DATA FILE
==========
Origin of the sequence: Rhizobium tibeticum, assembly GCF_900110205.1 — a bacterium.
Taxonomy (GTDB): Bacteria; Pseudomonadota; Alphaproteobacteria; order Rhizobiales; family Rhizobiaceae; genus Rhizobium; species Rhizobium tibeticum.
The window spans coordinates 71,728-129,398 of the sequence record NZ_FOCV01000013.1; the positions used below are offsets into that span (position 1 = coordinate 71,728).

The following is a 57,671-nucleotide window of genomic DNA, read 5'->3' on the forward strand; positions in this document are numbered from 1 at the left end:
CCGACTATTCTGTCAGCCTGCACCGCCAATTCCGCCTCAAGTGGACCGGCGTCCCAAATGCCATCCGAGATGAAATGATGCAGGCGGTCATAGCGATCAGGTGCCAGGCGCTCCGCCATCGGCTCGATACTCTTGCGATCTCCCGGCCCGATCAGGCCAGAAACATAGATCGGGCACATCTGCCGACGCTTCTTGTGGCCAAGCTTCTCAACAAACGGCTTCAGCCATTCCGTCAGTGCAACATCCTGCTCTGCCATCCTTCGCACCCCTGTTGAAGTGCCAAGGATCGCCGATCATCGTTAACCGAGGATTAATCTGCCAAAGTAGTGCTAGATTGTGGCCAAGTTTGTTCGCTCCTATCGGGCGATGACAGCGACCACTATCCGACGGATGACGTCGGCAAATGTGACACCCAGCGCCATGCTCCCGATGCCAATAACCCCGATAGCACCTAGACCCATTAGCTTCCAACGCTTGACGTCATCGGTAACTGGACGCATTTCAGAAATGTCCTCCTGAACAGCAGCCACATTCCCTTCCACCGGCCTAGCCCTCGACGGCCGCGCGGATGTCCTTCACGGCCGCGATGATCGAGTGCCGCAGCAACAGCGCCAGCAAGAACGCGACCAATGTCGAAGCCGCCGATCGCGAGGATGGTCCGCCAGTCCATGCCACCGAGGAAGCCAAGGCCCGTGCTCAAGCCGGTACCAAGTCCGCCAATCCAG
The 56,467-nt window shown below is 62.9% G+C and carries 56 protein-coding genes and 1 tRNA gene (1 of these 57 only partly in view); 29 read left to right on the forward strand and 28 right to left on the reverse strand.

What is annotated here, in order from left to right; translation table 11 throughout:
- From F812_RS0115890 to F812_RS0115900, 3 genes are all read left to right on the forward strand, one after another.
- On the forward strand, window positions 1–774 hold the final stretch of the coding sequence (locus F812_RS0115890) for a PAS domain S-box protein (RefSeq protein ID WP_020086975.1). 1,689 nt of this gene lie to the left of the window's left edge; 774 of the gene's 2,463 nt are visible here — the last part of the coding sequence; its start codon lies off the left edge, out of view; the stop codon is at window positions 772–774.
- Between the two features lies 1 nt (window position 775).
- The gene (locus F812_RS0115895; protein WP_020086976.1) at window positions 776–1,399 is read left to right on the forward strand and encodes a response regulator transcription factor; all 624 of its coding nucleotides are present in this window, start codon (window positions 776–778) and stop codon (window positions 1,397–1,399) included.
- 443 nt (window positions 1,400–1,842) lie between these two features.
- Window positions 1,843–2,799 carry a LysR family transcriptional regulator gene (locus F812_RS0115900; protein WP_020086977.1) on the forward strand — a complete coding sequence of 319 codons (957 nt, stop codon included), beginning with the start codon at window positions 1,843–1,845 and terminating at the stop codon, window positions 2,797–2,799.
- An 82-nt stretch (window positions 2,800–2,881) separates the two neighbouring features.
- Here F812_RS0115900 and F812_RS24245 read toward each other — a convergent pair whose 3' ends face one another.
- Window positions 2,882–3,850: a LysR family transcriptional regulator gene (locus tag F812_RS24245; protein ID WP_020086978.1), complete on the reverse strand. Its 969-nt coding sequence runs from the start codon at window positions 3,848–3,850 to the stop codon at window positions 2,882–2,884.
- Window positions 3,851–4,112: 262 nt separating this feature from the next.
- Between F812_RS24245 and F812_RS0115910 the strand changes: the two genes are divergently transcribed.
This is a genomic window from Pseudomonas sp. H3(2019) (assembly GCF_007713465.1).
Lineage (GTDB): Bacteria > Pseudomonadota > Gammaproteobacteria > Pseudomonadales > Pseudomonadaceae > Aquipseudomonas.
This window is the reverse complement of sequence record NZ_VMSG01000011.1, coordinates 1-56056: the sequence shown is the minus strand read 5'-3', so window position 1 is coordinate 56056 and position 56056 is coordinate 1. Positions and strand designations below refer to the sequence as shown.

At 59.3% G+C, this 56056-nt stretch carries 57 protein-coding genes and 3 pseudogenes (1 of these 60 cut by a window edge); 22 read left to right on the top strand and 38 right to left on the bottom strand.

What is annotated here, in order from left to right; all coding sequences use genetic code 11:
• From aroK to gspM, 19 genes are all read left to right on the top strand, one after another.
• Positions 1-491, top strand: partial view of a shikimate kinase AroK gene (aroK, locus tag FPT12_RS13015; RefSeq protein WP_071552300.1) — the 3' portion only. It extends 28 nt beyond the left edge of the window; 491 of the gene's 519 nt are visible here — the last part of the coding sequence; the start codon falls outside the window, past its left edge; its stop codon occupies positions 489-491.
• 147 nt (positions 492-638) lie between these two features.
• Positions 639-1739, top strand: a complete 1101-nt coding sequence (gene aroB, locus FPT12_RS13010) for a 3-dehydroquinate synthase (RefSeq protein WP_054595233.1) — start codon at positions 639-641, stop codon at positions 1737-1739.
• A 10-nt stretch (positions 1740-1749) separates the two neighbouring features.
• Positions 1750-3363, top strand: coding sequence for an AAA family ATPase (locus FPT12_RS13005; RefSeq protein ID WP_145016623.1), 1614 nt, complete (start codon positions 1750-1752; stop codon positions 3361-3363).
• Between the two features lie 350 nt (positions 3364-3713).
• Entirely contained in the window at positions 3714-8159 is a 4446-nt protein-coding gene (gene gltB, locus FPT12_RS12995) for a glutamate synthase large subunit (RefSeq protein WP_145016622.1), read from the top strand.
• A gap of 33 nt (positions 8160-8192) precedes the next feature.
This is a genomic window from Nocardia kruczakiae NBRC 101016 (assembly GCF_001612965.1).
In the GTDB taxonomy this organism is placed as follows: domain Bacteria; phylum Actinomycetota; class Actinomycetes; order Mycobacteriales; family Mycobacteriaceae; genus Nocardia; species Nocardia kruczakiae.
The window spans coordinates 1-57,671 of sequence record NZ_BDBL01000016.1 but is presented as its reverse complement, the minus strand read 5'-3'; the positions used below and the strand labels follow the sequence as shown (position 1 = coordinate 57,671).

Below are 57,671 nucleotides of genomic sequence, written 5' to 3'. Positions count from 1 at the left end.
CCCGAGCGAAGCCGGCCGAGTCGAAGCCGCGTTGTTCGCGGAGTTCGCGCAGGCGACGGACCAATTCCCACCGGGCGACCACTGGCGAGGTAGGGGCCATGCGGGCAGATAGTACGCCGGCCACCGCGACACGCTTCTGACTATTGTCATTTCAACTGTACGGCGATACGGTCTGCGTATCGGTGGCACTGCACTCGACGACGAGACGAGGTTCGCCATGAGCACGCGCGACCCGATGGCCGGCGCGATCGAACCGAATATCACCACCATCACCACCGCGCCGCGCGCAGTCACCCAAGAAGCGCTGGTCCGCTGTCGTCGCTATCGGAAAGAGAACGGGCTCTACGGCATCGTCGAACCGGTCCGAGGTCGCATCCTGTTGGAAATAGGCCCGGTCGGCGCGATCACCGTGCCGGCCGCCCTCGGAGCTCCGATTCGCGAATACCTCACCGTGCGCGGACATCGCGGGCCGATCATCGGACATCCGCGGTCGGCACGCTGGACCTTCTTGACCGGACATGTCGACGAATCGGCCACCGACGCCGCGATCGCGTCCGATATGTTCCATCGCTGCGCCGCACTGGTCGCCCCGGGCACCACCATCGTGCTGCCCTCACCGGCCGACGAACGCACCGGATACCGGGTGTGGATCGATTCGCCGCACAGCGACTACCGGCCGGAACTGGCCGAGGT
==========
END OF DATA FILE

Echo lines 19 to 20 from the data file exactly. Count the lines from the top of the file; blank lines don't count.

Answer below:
This is a genomic window from Pseudomonas sp. H3(2019) (assembly GCF_007713465.1).
Lineage (GTDB): Bacteria > Pseudomonadota > Gammaproteobacteria > Pseudomonadales > Pseudomonadaceae > Aquipseudomonas.